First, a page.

'How do you deal with conflict?' Tricky graduate interview question
This type of question is difficult precisely because dealing with conflict is tricky. You don’t want to come across as someone who will avoid conflict at work at all costs; nor would you want to be the person who instigates it. Navigating the sensible middle ground when dealing with workplace conflict takes experience, and you might not have much of that, but you can still explain the approach you would take. What you need to do is to demonstrate a grasp of some common sense principles for reducing the risk of conflict, handling it when it happens, and then taking steps to ensure it doesn’t break out again.
Why do recruiters want to know about your approach to conflict? There are three tricky Ps in the workplace: People, Problems and Power. That mix (along with competing ideas and strategies) means that conflict at work happens from time to time. It’s all very well you being a great team worker – but isn’t it interesting for the employer to know how you react when grievances arise?
How not to reply to the interview question ‘How do you deal with conflict?’
‘I’ve never encountered conflict, but I guess I would handle it constructively.’
Why is this answer unlikely to get you the graduate job you want?
There isn’t a person alive who has never encountered conflict so, at worst, this answer comes across as being dishonest, or, more likely, as from the mouth of someone who buries their head in sand and pretends conflict never happens, and ignores it when it does.
Sometimes letting problems blow away is a sound policy; but it can also be the worst thing you can do, as unresolved issues often return in worse forms. Also, in the answer above, ‘I guess I would handle it constructively’ sounds as if you’re trying hard to say the right thing but are not too sure about it.
What is the graduate recruiter really asking?
There’s a whole range of other questions wrapped up in ‘How do you deal with conflict?’:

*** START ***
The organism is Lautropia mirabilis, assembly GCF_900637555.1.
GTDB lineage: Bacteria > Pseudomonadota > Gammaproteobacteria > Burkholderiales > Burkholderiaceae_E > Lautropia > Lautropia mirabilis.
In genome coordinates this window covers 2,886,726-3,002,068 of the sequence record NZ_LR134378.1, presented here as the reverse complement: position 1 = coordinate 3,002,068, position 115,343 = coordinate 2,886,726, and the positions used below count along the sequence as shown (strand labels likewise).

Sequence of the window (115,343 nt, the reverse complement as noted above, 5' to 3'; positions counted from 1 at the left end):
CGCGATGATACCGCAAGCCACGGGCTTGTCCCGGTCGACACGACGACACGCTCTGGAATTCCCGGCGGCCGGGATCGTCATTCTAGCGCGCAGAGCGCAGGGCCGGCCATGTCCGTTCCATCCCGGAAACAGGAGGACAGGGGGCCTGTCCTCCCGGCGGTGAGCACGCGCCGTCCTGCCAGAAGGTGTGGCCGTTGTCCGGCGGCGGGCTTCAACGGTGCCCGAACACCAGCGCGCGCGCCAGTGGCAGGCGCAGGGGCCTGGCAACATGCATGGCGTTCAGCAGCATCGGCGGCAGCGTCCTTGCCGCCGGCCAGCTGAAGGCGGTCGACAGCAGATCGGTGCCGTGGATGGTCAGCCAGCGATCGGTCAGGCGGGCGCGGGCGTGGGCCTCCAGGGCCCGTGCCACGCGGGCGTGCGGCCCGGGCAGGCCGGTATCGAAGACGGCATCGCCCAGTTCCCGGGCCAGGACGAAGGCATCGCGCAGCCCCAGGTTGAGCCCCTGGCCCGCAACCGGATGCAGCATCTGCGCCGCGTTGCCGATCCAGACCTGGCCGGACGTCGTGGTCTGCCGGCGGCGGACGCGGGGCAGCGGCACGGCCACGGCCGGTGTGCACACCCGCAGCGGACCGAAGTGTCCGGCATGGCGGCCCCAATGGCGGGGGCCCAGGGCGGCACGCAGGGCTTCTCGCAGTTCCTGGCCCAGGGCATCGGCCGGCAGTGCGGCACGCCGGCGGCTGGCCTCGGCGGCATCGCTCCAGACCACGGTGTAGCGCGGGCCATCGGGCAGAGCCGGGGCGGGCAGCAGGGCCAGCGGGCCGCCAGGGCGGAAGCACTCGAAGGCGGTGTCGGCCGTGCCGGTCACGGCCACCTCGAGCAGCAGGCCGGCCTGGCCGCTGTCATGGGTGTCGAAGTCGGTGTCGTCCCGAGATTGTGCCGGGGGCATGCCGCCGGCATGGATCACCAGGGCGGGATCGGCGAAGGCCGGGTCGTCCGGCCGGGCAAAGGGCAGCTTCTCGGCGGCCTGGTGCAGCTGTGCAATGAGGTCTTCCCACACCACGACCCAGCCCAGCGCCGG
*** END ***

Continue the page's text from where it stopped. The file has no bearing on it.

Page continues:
- ‘How constructively will you handle suggestions or evaluations from bosses and colleagues with whom you disagree? Do you take offence easily?'
- ‘Do you see competition as part of a learning process or a personal threat?’
- ‘How would you deal with an angry client? Would you retain a professional distance when co-workers quarrel – or would you take sides?’
- ‘What would you if a colleague was deliberately undermining the success of a project? Or if your leader lacked the courage to make unpopular but necessary decisions?’
- ‘Can you tolerate unavoidable conflict? Do you see conflict as good, always bad or neither?’
- ‘Would you pretend that conflict doesn’t exist rather than attempt to address the underlying issues?’
- ‘Would you perpetuate the conflict rather than address the underlying issues?’
It’s a long list of potential questions: people are complex, and conflict can arise from many sources. The recruiter won’t expect you to supply answers to all of those questions but will want to picture and gauge your likely response to the scenarios they represent.
So how should you tackle the question ‘How do you deal with conflict’?
Demonstrate you have the skill to anticipate conflict and nip it in the bud by taking steps to deal with issues before tempers are lost.
You might say something like, ‘In my experience, where there is conflict it really helps to try and see things through the other person's eyes and to ask them open-minded questions to discover why they feel about things. Once you see the facts from the other’s perspective it’s easier to discuss how to reconcile different positions and make the situation less personal. For example, when I’ve seen people argue about how to spend money, both sides really believe their priorities are correct but they often don’t articulate clearly why they have those priorities. Ask the right questions and you might get to a situation in which people agree more easily to share what funds are available.’
You could also say, ‘Once conflict has passed you need to put in place measures to ensure it doesn’t recur. I noticed this was how things were handled when I worked part-time at store I worked for. The late shift felt that the early shift was not handing work over properly, and the early shift felt the same thing about the late shift. Once the disagreements were out in the open, I could really see how it helped when the store improved the detail on the handover sheets and continued having better meetings.’ You don’t have to pretend to be an expert on defusing tension – just show you know the principles of doing so.